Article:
It’s true that you can study American history (from a religious standpoint) and see a rise of so-called “churches of Christ” in the 19th century. You can read about men such as Alexander Campbell and “Raccoon John Smith,” and how these men were instrumental in what is called the “Restoration Movement.” But here’s the thing: if you were to ask me how the church of Christ started, I would not reference a movement in the 1800s; I would instead direct your attention to a movement in the first century, a movement that began with Jesus Christ and the apostles.

Jesus Himself said, “Upon this rock I will build My church” (Matthew 16:18), the rock, or foundation, being the testimony that Jesus is “the Christ, the Son of God” (vs. 15-16; also 1 Corinthians 3:11). When was this church established?

“Then Peter said to them, ‘Repent, and let every one of you be baptized in the name of Jesus Christ for the remission of sins; and you shall receive the gift of the Holy Spirit. For the promise is to you and to your children, and to all who are afar off, as many as the Lord our God will call.’ And with many other words he testified and exhorted them, saying, ‘Be saved from this perverse generation.’ Then those who gladly received his word were baptized; and that day about three thousand souls were added to them. And they continued steadfastly in the apostles’ doctrine and fellowship, in the breaking of bread, and in prayers…And the Lord added to the church daily those who were being saved” (Ac 2:38-42, 47).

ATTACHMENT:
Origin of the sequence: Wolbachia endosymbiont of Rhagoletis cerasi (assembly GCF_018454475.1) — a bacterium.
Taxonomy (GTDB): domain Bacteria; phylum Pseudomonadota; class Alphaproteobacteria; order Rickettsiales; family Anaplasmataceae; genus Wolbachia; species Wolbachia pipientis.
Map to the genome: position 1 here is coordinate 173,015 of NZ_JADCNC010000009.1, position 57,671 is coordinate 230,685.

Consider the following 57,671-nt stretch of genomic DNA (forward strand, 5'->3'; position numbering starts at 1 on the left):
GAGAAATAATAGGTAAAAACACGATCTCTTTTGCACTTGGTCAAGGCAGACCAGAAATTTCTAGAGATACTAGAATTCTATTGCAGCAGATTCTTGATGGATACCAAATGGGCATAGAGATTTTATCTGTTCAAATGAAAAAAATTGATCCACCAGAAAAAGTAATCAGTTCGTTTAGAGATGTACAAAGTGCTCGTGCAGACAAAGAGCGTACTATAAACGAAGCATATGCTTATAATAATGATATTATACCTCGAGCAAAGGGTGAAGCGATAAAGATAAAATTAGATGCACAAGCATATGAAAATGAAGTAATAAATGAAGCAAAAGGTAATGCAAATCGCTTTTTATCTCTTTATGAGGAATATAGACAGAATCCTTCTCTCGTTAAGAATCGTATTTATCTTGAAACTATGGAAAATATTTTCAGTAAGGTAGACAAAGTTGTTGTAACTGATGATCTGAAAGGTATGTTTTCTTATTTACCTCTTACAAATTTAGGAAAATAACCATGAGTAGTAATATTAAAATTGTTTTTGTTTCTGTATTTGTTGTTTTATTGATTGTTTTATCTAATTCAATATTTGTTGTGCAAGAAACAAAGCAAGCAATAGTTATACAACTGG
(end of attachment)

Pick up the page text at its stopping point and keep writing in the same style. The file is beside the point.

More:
Peter and the apostles were filled with the Holy Spirit on the day of Pentecost and preached the gospel for very first time, just as Jesus said they would (Luke 24:47). We’re told that 3,000 people obeyed the gospel, thereby making the transition from the “perverse generation” to “the church,” the very same church that Jesus had promised to establish in Matthew 16:18.